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20-11-2013 | Mental health | Article

Treatment key to averting psychosis violence after prison release

Abstract

Free abstract

medwireNews: The risk for violence after the release of prisoners with sexual or violent offences is increased if they have untreated psychosis, a study shows.

Overall, there was no difference in the risk for violence between 742 former prisoners with no psychosis, 94 with schizophrenia, 102 with drug-induced psychosis, and 29 with delusional disorder, after accounting for drug and alcohol dependence.

However, when stratified by treatment, prisoners with untreated schizophrenia were a significant 3.43 times more likely than those without psychosis to commit a violent reoffence. Those who received treatment, whether in prison only or continuing after release, were no more likely to reoffend, and neither were prisoners with drug-induced psychosis or delusional disorders, irrespective of treatment.

These results confirm the prevailing opinion among clinicians that treatment of psychosis is critical for preventing violence, say lead researcher Robert Keers (Queen Mary University of London, UK) and colleagues.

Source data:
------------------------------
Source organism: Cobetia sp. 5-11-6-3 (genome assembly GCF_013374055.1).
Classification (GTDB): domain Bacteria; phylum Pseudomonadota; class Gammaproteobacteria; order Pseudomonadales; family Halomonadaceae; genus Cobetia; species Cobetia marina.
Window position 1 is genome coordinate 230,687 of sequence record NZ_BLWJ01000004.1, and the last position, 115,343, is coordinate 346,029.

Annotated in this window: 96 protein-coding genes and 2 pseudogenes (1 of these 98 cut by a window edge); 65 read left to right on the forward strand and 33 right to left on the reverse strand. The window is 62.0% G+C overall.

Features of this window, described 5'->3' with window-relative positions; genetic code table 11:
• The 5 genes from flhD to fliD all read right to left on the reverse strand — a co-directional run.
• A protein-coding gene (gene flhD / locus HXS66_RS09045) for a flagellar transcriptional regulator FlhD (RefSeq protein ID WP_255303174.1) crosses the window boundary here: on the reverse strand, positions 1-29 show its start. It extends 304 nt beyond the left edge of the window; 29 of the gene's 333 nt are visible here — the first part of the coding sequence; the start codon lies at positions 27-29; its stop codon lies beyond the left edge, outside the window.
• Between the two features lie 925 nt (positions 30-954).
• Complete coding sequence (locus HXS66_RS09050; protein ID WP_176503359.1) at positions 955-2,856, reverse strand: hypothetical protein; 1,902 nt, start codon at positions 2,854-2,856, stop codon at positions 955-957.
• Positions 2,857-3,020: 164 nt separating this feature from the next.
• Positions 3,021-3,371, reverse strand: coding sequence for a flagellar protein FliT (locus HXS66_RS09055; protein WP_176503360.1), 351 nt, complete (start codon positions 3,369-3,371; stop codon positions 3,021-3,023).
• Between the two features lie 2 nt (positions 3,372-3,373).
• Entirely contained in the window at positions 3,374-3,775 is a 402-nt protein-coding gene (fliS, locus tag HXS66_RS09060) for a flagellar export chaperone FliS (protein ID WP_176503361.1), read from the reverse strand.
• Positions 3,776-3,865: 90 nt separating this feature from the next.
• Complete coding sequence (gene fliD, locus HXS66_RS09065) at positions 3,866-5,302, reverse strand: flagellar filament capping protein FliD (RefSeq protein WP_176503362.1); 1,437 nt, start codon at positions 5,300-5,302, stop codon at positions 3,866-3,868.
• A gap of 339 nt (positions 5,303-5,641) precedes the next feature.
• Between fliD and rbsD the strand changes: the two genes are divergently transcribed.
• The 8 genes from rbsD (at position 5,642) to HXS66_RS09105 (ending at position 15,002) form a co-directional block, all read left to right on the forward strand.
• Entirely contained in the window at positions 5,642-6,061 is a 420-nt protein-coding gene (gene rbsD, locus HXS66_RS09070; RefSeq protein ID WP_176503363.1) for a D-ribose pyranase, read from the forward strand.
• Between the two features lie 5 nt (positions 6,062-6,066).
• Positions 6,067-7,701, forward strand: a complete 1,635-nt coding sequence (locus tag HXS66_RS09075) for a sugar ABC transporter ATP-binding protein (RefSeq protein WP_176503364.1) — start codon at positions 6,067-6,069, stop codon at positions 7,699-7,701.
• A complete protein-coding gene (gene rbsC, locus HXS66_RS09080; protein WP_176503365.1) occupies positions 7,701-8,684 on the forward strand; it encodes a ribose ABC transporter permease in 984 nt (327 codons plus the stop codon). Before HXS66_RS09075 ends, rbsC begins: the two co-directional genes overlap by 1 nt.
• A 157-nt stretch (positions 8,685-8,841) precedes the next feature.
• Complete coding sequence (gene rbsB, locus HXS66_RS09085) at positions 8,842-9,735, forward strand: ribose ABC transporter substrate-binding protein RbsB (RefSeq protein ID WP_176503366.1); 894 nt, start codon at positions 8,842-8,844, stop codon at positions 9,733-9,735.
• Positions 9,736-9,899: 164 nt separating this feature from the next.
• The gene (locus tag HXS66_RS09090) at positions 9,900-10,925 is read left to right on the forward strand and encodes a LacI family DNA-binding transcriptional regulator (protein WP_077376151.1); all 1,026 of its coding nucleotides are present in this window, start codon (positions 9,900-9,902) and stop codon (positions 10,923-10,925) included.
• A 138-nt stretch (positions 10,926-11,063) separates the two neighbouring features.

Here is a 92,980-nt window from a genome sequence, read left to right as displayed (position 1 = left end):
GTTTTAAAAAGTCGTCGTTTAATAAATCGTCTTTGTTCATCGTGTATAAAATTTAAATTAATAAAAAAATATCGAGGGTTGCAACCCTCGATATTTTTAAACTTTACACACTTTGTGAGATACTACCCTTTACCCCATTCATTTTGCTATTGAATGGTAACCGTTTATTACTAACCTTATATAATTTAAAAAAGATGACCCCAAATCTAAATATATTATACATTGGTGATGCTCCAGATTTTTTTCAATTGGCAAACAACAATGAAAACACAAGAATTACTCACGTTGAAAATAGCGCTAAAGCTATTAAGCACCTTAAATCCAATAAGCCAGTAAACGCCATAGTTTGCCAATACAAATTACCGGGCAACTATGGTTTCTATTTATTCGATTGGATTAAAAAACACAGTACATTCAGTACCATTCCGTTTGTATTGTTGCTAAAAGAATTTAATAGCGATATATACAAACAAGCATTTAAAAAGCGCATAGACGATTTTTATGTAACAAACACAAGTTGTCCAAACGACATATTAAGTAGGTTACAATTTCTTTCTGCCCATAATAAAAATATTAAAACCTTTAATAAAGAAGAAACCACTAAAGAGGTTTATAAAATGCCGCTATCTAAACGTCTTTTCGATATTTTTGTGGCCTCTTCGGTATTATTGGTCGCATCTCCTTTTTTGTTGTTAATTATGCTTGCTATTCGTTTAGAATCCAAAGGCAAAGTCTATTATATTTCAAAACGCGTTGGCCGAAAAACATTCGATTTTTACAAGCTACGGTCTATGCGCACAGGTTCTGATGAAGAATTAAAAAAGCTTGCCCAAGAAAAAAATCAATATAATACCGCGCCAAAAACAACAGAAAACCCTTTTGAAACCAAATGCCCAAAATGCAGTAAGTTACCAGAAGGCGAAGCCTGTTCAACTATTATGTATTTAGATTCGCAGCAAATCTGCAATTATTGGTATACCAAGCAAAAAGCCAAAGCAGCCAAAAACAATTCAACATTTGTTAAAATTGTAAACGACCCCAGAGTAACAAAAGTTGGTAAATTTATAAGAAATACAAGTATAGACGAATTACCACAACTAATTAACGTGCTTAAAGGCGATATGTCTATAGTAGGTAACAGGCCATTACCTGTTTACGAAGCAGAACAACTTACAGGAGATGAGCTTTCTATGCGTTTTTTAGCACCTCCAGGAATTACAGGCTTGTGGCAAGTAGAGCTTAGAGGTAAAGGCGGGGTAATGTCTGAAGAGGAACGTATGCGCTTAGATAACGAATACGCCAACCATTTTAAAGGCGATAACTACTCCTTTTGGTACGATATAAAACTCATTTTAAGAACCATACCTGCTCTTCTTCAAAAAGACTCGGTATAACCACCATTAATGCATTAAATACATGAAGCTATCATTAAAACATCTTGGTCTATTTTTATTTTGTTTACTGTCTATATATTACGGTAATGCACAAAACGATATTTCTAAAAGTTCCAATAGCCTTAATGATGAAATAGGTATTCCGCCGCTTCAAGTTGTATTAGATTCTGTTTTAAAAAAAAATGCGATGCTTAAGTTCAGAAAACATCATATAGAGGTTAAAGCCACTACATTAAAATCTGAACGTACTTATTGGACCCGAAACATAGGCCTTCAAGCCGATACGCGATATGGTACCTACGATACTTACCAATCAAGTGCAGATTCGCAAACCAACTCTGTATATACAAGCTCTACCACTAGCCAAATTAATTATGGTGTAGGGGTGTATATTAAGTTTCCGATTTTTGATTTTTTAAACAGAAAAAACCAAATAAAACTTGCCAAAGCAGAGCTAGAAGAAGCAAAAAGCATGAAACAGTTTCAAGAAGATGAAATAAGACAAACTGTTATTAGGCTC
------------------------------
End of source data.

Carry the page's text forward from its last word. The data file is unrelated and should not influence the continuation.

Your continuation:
“They also indicate that the inconsistent findings reported thus far in studies of psychosis and recidivism may, in part, be explained by the moderating effects of treatment,” they write in The American Journal of Psychiatry.

The team says that lack or refusal of treatment should therefore be included in instruments assessing violence risk in patients with psychosis.

The findings also show that the risk for violence is associated specifically with the development of persecutory delusions; prisoners experiencing these symptoms at follow-up (average 39.2 weeks) were a significant 3.42 times more likely to have reoffended during this time, relative to those without psychotic symptoms.

Persecutory delusions accounted for about 26% of the effect of untreated psychosis on the risk for violent reoffending. But other psychosis symptoms – hallucinations, thought insertion, or strange experiences – did not increase the likelihood that the patients would become violent.

The team says that more attention is needed to the identification and treatment of psychosis in prisoners. “Growing evidence suggests a complex association between delusions and violence, and our findings demonstrate that failure to treat schizophrenia results in the emergence of persecutory delusions and violence among released prisoners.”

medwireNews (www.medwirenews.com) is an independent clinical news service provided by Springer Healthcare Limited. © Springer Healthcare Ltd; 2013

By Eleanor McDermid, Senior medwireNews Reporter

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